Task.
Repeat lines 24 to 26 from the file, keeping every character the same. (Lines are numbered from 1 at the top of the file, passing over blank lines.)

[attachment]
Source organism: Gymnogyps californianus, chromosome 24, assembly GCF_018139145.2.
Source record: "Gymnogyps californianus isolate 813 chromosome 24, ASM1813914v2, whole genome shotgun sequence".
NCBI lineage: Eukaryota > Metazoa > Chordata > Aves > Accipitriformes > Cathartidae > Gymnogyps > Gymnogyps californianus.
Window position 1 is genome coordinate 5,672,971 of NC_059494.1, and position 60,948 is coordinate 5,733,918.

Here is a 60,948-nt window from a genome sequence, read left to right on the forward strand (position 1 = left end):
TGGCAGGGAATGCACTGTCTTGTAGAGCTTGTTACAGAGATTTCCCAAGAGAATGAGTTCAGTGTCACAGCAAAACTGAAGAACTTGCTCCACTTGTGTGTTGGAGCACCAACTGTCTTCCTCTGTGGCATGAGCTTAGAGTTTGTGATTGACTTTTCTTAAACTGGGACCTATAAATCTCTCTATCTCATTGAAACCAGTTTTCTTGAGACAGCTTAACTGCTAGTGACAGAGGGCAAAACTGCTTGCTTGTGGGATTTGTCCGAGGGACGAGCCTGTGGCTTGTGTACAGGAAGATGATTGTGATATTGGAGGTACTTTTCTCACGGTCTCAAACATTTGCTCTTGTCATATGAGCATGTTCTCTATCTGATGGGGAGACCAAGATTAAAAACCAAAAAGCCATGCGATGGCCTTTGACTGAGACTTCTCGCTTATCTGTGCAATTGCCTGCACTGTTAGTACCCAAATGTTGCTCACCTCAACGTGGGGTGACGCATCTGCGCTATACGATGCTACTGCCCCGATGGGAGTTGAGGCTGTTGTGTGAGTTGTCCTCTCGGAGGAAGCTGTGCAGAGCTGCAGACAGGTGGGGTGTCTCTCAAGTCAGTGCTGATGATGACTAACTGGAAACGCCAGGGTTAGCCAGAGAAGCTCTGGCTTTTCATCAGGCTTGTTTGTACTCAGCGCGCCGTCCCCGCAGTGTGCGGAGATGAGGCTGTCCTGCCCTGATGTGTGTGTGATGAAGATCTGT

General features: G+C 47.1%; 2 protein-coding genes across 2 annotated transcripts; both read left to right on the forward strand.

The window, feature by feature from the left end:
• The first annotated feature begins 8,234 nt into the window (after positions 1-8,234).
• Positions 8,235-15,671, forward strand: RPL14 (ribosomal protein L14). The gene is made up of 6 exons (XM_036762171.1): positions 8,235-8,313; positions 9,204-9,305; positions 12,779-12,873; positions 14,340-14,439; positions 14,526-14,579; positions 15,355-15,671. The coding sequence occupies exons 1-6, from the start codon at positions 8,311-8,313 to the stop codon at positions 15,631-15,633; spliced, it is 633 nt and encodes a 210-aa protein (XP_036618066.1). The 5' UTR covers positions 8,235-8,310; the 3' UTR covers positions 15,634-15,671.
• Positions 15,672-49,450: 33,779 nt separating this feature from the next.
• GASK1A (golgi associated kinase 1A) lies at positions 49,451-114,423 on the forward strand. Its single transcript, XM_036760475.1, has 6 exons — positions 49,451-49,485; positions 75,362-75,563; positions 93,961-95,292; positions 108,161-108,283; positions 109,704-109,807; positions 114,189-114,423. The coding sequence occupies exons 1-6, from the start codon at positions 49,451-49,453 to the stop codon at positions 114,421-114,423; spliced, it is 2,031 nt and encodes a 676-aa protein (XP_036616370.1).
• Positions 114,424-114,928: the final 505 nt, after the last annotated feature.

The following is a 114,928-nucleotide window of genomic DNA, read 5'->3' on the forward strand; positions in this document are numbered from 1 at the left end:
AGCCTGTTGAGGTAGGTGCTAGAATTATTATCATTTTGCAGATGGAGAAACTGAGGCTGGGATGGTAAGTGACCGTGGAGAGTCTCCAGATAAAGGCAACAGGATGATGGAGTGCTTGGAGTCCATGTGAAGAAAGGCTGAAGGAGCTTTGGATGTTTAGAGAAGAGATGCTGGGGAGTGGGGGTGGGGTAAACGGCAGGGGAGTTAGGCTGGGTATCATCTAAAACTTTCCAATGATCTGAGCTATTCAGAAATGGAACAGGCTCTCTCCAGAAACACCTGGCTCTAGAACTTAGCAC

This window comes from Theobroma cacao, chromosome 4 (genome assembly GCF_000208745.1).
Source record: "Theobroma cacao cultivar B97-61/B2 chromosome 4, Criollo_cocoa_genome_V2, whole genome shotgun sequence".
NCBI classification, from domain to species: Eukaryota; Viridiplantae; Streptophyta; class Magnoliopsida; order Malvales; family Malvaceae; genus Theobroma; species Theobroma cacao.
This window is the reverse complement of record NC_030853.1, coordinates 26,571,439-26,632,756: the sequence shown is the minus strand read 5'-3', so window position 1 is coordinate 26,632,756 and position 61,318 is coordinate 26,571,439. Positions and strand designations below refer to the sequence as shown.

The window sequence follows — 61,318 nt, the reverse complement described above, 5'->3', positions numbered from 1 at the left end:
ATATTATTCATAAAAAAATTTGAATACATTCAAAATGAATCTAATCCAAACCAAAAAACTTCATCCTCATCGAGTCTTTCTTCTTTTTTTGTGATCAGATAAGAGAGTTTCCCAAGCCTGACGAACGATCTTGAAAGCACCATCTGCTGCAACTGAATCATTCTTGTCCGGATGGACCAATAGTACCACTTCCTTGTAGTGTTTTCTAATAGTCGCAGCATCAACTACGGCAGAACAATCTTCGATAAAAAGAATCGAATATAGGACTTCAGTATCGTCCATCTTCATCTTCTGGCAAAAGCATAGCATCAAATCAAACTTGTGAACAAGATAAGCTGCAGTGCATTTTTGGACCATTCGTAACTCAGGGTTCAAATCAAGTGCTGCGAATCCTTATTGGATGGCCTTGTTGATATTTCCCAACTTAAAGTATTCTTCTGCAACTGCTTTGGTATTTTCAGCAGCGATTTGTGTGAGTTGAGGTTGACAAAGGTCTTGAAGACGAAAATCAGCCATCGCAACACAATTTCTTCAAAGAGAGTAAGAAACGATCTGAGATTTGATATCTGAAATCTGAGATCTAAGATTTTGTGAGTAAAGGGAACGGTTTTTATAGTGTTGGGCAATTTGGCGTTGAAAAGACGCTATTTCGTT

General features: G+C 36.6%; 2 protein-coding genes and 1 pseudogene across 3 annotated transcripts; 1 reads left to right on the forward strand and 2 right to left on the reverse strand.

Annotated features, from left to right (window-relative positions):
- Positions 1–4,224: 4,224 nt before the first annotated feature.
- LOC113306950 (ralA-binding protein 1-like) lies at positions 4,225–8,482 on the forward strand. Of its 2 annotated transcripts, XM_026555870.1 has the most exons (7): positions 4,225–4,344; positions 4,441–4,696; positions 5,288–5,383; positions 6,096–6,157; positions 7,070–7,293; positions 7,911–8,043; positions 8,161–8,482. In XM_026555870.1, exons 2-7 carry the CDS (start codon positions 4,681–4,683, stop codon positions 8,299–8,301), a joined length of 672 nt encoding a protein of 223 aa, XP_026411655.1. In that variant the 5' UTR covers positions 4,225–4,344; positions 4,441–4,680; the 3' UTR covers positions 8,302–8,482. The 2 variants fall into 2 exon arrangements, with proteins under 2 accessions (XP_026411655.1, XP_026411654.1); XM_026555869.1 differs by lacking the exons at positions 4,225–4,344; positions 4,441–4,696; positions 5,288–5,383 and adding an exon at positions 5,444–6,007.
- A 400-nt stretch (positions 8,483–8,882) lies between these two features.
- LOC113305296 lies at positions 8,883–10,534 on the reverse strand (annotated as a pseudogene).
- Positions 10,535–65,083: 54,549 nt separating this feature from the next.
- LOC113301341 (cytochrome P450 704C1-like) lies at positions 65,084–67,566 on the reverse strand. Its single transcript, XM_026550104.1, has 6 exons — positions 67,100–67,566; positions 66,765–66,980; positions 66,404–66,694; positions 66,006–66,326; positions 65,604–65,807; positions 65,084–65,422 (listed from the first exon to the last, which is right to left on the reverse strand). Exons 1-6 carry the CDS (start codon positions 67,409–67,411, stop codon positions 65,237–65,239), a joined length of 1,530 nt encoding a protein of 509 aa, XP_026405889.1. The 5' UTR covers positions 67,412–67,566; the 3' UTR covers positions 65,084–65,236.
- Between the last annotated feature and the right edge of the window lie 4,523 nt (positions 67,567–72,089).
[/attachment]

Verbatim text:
- Positions 1–4,224: 4,224 nt before the first annotated feature.
- LOC113306950 (ralA-binding protein 1-like) lies at positions 4,225–8,482 on the forward strand. Of its 2 annotated transcripts, XM_026555870.1 has the most exons (7): positions 4,225–4,344; positions 4,441–4,696; positions 5,288–5,383; positions 6,096–6,157; positions 7,070–7,293; positions 7,911–8,043; positions 8,161–8,482. In XM_026555870.1, exons 2-7 carry the CDS (start codon positions 4,681–4,683, stop codon positions 8,299–8,301), a joined length of 672 nt encoding a protein of 223 aa, XP_026411655.1. In that variant the 5' UTR covers positions 4,225–4,344; positions 4,441–4,680; the 3' UTR covers positions 8,302–8,482. The 2 variants fall into 2 exon arrangements, with proteins under 2 accessions (XP_026411655.1, XP_026411654.1); XM_026555869.1 differs by lacking the exons at positions 4,225–4,344; positions 4,441–4,696; positions 5,288–5,383 and adding an exon at positions 5,444–6,007.
- A 400-nt stretch (positions 8,483–8,882) lies between these two features.